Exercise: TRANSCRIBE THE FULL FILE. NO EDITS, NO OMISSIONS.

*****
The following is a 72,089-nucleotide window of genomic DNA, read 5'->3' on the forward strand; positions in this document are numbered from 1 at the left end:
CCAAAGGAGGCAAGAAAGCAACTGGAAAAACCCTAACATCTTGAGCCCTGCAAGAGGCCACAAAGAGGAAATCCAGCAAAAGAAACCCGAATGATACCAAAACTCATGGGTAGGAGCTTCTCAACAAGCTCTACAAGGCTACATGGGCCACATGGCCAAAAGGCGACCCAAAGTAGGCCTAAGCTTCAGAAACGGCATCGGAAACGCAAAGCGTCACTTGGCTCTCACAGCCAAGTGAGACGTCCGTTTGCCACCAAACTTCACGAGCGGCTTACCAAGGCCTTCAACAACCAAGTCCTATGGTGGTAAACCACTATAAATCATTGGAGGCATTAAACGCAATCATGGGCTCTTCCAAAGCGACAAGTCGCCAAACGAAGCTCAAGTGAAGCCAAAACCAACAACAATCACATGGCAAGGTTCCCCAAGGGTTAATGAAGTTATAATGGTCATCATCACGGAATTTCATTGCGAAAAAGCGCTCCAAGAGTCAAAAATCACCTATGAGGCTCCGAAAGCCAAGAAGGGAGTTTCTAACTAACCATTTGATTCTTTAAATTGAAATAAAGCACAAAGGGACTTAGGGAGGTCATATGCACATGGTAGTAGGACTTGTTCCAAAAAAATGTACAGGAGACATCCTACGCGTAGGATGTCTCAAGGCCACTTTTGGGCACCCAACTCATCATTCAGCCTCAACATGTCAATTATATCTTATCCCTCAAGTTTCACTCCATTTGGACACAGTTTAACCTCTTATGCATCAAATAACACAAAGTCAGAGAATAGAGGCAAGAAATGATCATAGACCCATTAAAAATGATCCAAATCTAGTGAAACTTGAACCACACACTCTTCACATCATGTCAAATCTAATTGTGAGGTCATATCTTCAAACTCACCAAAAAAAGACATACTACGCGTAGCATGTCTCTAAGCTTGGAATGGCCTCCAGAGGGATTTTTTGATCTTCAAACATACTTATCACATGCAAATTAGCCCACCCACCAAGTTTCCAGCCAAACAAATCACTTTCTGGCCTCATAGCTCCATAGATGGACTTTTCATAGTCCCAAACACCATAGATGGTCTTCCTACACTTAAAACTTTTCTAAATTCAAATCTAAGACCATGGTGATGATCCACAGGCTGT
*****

The following is a 72,089-nucleotide window of genomic DNA, read 5'->3' on the forward strand; positions in this document are numbered from 1 at the left end:
CCAAAGGAGGCAAGAAAGCAACTGGAAAAACCCTAACATCTTGAGCCCTGCAAGAGGCCACAAAGAGGAAATCCAGCAAAAGAAACCCGAATGATACCAAAACTCATGGGTAGGAGCTTCTCAACAAGCTCTACAAGGCTACATGGGCCACATGGCCAAAAGGCGACCCAAAGTAGGCCTAAGCTTCAGAAACGGCATCGGAAACGCAAAGCGTCACTTGGCTCTCACAGCCAAGTGAGACGTCCGTTTGCCACCAAACTTCACGAGCGGCTTACCAAGGCCTTCAACAACCAAGTCCTATGGTGGTAAACCACTATAAATCATTGGAGGCATTAAACGCAATCATGGGCTCTTCCAAAGCGACAAGTCGCCAAACGAAGCTCAAGTGAAGCCAAAACCAACAACAATCACATGGCAAGGTTCCCCAAGGGTTAATGAAGTTATAATGGTCATCATCACGGAATTTCATTGCGAAAAAGCGCTCCAAGAGTCAAAAATCACCTATGAGGCTCCGAAAGCCAAGAAGGGAGTTTCTAACTAACCATTTGATTCTTTAAATTGAAATAAAGCACAAAGGGACTTAGGGAGGTCATATGCACATGGTAGTAGGACTTGTTCCAAAAAAATGTACAGGAGACATCCTACGCGTAGGATGTCTCAAGGCCACTTTTGGGCACCCAACTCATCATTCAGCCTCAACATGTCAATTATATCTTATCCCTCAAGTTTCACTCCATTTGGACACAGTTTAACCTCTTATGCATCAAATAACACAAAGTCAGAGAATAGAGGCAAGAAATGATCATAGACCCATTAAAAATGATCCAAATCTAGTGAAACTTGAACCACACACTCTTCACATCATGTCAAATCTAATTGTGAGGTCATATCTTCAAACTCACCAAAAAAAGACATACTACGCGTAGCATGTCTCTAAGCTTGGAATGGCCTCCAGAGGGATTTTTTGATCTTCAAACATACTTATCACATGCAAATTAGCCCACCCACCAAGTTTCCAGCCAAACAAATCACTTTCTGGCCTCATAGCTCCATAGATGGACTTTTCATAGTCCCAAACACCATAGATGGTCTTCCTACACTTAAAACTTTTCTAAATTCAAATCTAAGACCATGGTGATGATCCACAGGCTGT